Being a Carer – or a person needing a carer is a very lonely place to be. Ask any Carer and they will tell you how difficult it is to hide their feelings and struggles from the person they are caring for.
Ask anyone needing care and, depending on their Carer and they will tell you how much it hurts them to see him or her struggling to cope with their care and neglecting their own needs.

Whether the person is a Carer of an adult, a child, or someone in between, caring for someone with Alzheimer’s disease, or any form of dementia – in spite of differences in the type of care, they face the same loneliness.
Sometimes the Carer never ‘gets’ their friends back. Without a supportive family or network, isolation sets in and becomes a way of life.

On the outside being isolated near people is a lonely place to be.

Bur they will probably not admit it.

lonely life of a carer

This post is written from experience, and in recognition of the many friends who are currently living the lonely life of a Carer.

It is also for all Carers out there, and for the people needing them.

God bless

Susan

It Takes Courage

courage to face mountains

It takes courage was an interesting comment I received about coping with persecution. It was an excellent observation.

As mentioned in last week’s post, in Hold the Faith the young men in the pre-baptism class were warned of what they might face… death in the arena,  it took courage for them to come back the next time, and to take the risk of being baptized in the river.

It took Benjamin (in Grow in Grace) courage to return to Ephesus after running away, after being overwhelmed by a trial. He was embarrassed and fearful.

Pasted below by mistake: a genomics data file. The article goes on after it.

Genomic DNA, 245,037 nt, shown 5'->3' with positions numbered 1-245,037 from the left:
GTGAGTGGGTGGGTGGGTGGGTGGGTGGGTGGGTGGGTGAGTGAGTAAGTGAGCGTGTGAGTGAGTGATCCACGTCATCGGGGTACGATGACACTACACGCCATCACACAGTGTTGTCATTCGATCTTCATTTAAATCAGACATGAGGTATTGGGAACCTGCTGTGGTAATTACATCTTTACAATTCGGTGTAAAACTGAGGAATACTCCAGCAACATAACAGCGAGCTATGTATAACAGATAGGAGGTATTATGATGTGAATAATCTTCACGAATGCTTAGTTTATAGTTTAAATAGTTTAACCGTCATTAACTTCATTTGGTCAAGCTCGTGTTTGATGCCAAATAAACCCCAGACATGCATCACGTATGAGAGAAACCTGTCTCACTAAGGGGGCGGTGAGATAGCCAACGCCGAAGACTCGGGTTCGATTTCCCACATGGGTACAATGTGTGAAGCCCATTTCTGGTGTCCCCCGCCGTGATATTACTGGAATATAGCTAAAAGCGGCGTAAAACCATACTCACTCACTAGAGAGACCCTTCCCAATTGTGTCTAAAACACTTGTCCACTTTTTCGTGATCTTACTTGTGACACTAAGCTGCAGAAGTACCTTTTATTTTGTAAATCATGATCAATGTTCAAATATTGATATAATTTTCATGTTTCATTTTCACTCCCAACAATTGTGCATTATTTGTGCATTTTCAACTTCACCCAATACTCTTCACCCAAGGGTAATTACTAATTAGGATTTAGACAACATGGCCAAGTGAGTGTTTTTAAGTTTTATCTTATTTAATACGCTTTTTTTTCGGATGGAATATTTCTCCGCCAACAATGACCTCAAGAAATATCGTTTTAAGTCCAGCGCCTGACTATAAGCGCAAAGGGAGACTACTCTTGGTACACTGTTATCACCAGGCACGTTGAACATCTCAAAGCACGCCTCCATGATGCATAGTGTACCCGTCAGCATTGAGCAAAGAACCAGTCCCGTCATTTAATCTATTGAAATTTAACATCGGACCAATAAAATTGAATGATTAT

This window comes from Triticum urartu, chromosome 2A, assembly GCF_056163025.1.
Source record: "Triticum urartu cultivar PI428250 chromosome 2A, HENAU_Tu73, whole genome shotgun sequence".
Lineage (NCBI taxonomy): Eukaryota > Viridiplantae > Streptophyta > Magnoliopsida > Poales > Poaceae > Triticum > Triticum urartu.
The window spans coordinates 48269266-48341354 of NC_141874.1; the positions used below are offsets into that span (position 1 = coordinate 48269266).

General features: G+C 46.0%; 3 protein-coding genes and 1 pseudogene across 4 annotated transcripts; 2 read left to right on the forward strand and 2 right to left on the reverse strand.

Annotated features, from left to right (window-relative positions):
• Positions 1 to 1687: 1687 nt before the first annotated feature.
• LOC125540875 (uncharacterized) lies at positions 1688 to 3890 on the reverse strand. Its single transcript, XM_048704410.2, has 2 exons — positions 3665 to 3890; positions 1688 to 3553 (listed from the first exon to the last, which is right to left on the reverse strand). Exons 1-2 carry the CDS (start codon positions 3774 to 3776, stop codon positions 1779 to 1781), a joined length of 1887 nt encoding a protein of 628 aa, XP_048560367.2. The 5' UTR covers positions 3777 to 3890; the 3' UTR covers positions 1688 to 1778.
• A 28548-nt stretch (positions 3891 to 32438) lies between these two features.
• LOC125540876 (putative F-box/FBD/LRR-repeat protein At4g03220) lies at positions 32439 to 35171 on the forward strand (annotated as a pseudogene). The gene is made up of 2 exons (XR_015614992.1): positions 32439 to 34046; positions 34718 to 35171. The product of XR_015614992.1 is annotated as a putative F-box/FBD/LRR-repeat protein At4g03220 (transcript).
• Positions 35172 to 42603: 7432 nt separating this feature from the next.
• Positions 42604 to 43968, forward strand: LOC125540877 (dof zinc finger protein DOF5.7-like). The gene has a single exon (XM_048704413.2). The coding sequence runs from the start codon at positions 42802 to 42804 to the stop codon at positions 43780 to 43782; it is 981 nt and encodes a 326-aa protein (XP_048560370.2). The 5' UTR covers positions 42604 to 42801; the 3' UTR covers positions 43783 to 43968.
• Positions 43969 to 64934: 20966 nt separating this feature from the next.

Nowadays, we might think of courage as facing the ‘big’ things, like rescuing someone from a burning house, or saving someone from drowning, or a car wreck, there are many small act of courage in everyday lives.

Everyday courage

There are many people who face beginning each day knowing every movement will be painful. A great number of those will not have had much sleep. However, they face each day… and do their best.

The scoliosis pictured below was painful for the sufferer, and there are all too many like him.

moving with scoliosis takes courage
X-ray of spine with scoliosis

Would these people suffering this pain say they were courageous? Probably not.
But they are. Daily.

The strain on parents whose child has a life-threatening illness is horrendous. Yet they carry on. Would they say they are courageous? They probably do not even have time to think about it. One parent was quoted as saying,

“You never know how strong you are until being strong is the only choice you have.”

Sometimes facing the stress of going to work each day to an environment where there is strife takes courage. Even if there is no open bullying there can be such negative ‘vibes’ that make a workplace a source of anxiety. Yet many people have no choice but to face their reluctance and go to work – they need the money.

Courage comes in many guises.

Have you ever thought that the person who is struggling to give up smoking needs a great deal of courage, not only willpower?

And what about people who suffer from agoraphobia? The symptoms can include fear of open spaces, public transport, shopping malls, or simply being outside the home. For someone with this fear, even with help it takes a tremendous amount of courage to venture outside their front door.

shut-in

I have friends who are blind. They go to work, travel on holiday, and go to restaurants… without seeing. For some, it takes courage to trust that they will be safe and not miss a plane.

Yes, there are a great many people showing courage in the simple things in life… things most of us take for granted.

Unless we walk in their shoes we will never know how much courage it takes a person to face each day.

Let us ‘walk softly’ with others.
The mountains shown in the main image represent only a fraction of the challenge many people suffer daily.

They have courage!

Susan